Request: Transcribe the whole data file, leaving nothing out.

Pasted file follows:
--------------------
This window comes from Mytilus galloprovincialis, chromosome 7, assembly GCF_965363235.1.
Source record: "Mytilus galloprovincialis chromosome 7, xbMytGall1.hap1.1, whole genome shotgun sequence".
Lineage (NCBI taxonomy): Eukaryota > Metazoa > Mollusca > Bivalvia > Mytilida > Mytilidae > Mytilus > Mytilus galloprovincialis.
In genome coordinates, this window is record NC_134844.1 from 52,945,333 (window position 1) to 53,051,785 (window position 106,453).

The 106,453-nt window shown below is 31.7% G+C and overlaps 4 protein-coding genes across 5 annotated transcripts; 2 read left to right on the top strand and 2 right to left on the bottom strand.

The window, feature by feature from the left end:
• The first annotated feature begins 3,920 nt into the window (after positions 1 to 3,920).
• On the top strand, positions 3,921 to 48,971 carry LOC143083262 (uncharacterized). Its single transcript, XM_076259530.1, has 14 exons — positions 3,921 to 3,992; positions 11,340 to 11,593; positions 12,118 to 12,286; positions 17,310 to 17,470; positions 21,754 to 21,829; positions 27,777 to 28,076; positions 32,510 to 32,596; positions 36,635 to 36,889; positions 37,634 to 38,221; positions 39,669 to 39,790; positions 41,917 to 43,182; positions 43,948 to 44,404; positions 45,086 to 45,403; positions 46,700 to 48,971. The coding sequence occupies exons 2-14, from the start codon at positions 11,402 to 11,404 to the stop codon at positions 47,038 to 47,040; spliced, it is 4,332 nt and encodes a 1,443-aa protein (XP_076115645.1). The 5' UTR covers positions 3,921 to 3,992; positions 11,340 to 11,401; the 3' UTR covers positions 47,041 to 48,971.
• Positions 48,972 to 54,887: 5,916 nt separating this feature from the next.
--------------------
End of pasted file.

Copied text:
This window comes from Mytilus galloprovincialis, chromosome 7, assembly GCF_965363235.1.
Source record: "Mytilus galloprovincialis chromosome 7, xbMytGall1.hap1.1, whole genome shotgun sequence".
Lineage (NCBI taxonomy): Eukaryota > Metazoa > Mollusca > Bivalvia > Mytilida > Mytilidae > Mytilus > Mytilus galloprovincialis.
In genome coordinates, this window is record NC_134844.1 from 52,945,333 (window position 1) to 53,051,785 (window position 106,453).

The 106,453-nt window shown below is 31.7% G+C and overlaps 4 protein-coding genes across 5 annotated transcripts; 2 read left to right on the top strand and 2 right to left on the bottom strand.

The window, feature by feature from the left end:
• The first annotated feature begins 3,920 nt into the window (after positions 1 to 3,920).
• On the top strand, positions 3,921 to 48,971 carry LOC143083262 (uncharacterized). Its single transcript, XM_076259530.1, has 14 exons — positions 3,921 to 3,992; positions 11,340 to 11,593; positions 12,118 to 12,286; positions 17,310 to 17,470; positions 21,754 to 21,829; positions 27,777 to 28,076; positions 32,510 to 32,596; positions 36,635 to 36,889; positions 37,634 to 38,221; positions 39,669 to 39,790; positions 41,917 to 43,182; positions 43,948 to 44,404; positions 45,086 to 45,403; positions 46,700 to 48,971. The coding sequence occupies exons 2-14, from the start codon at positions 11,402 to 11,404 to the stop codon at positions 47,038 to 47,040; spliced, it is 4,332 nt and encodes a 1,443-aa protein (XP_076115645.1). The 5' UTR covers positions 3,921 to 3,992; positions 11,340 to 11,401; the 3' UTR covers positions 47,041 to 48,971.
• Positions 48,972 to 54,887: 5,916 nt separating this feature from the next.